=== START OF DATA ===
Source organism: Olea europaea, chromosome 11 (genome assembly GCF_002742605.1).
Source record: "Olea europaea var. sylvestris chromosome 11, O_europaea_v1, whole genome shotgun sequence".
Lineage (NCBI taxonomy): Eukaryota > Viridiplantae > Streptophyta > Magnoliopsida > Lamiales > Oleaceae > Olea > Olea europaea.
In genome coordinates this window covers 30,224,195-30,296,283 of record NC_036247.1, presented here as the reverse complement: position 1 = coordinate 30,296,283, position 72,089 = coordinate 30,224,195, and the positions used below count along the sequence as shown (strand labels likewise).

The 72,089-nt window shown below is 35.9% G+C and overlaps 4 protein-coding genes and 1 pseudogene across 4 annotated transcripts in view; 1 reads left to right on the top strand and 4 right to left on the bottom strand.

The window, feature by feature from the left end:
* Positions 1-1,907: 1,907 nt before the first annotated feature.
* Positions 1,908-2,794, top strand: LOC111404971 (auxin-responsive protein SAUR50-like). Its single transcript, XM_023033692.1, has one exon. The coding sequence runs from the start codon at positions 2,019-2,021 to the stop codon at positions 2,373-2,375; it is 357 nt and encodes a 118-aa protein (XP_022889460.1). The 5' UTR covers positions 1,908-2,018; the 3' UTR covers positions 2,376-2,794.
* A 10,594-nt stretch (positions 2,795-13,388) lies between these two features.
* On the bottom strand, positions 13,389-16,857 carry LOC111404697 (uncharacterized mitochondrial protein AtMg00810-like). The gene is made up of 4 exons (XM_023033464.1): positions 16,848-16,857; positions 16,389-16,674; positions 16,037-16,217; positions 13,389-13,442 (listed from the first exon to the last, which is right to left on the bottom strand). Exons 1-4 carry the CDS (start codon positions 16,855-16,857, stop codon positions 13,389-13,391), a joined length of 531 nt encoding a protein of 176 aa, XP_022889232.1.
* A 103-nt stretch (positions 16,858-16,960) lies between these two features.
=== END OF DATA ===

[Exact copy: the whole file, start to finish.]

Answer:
Source organism: Olea europaea, chromosome 11 (genome assembly GCF_002742605.1).
Source record: "Olea europaea var. sylvestris chromosome 11, O_europaea_v1, whole genome shotgun sequence".
Lineage (NCBI taxonomy): Eukaryota > Viridiplantae > Streptophyta > Magnoliopsida > Lamiales > Oleaceae > Olea > Olea europaea.
In genome coordinates this window covers 30,224,195-30,296,283 of record NC_036247.1, presented here as the reverse complement: position 1 = coordinate 30,296,283, position 72,089 = coordinate 30,224,195, and the positions used below count along the sequence as shown (strand labels likewise).

The 72,089-nt window shown below is 35.9% G+C and overlaps 4 protein-coding genes and 1 pseudogene across 4 annotated transcripts in view; 1 reads left to right on the top strand and 4 right to left on the bottom strand.

The window, feature by feature from the left end:
* Positions 1-1,907: 1,907 nt before the first annotated feature.
* Positions 1,908-2,794, top strand: LOC111404971 (auxin-responsive protein SAUR50-like). Its single transcript, XM_023033692.1, has one exon. The coding sequence runs from the start codon at positions 2,019-2,021 to the stop codon at positions 2,373-2,375; it is 357 nt and encodes a 118-aa protein (XP_022889460.1). The 5' UTR covers positions 1,908-2,018; the 3' UTR covers positions 2,376-2,794.
* A 10,594-nt stretch (positions 2,795-13,388) lies between these two features.
* On the bottom strand, positions 13,389-16,857 carry LOC111404697 (uncharacterized mitochondrial protein AtMg00810-like). The gene is made up of 4 exons (XM_023033464.1): positions 16,848-16,857; positions 16,389-16,674; positions 16,037-16,217; positions 13,389-13,442 (listed from the first exon to the last, which is right to left on the bottom strand). Exons 1-4 carry the CDS (start codon positions 16,855-16,857, stop codon positions 13,389-13,391), a joined length of 531 nt encoding a protein of 176 aa, XP_022889232.1.
* A 103-nt stretch (positions 16,858-16,960) lies between these two features.